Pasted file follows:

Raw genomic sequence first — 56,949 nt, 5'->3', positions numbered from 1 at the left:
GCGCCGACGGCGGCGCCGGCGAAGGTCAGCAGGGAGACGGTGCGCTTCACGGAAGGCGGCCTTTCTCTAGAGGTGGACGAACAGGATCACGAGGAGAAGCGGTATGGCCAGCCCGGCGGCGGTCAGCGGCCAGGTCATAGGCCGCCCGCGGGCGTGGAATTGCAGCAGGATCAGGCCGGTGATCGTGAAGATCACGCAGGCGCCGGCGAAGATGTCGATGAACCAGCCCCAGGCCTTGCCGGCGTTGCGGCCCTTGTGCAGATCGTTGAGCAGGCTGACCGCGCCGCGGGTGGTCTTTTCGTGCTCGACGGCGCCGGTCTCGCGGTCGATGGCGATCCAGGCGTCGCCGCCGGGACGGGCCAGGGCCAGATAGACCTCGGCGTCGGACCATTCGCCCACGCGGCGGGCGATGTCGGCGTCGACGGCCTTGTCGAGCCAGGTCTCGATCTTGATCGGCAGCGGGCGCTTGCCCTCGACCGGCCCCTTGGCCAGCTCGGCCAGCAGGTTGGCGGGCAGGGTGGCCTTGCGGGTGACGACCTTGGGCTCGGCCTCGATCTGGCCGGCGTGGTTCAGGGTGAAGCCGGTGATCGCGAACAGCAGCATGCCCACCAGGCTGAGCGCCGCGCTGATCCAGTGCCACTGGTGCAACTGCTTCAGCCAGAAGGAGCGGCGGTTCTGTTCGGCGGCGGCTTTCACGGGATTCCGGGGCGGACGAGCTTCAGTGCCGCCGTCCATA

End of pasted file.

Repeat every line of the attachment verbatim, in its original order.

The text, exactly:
Raw genomic sequence first — 56,949 nt, 5'->3', positions numbered from 1 at the left:
GCGCCGACGGCGGCGCCGGCGAAGGTCAGCAGGGAGACGGTGCGCTTCACGGAAGGCGGCCTTTCTCTAGAGGTGGACGAACAGGATCACGAGGAGAAGCGGTATGGCCAGCCCGGCGGCGGTCAGCGGCCAGGTCATAGGCCGCCCGCGGGCGTGGAATTGCAGCAGGATCAGGCCGGTGATCGTGAAGATCACGCAGGCGCCGGCGAAGATGTCGATGAACCAGCCCCAGGCCTTGCCGGCGTTGCGGCCCTTGTGCAGATCGTTGAGCAGGCTGACCGCGCCGCGGGTGGTCTTTTCGTGCTCGACGGCGCCGGTCTCGCGGTCGATGGCGATCCAGGCGTCGCCGCCGGGACGGGCCAGGGCCAGATAGACCTCGGCGTCGGACCATTCGCCCACGCGGCGGGCGATGTCGGCGTCGACGGCCTTGTCGAGCCAGGTCTCGATCTTGATCGGCAGCGGGCGCTTGCCCTCGACCGGCCCCTTGGCCAGCTCGGCCAGCAGGTTGGCGGGCAGGGTGGCCTTGCGGGTGACGACCTTGGGCTCGGCCTCGATCTGGCCGGCGTGGTTCAGGGTGAAGCCGGTGATCGCGAACAGCAGCATGCCCACCAGGCTGAGCGCCGCGCTGATCCAGTGCCACTGGTGCAACTGCTTCAGCCAGAAGGAGCGGCGGTTCTGTTCGGCGGCGGCTTTCACGGGATTCCGGGGCGGACGAGCTTCAGTGCCGCCGTCCATA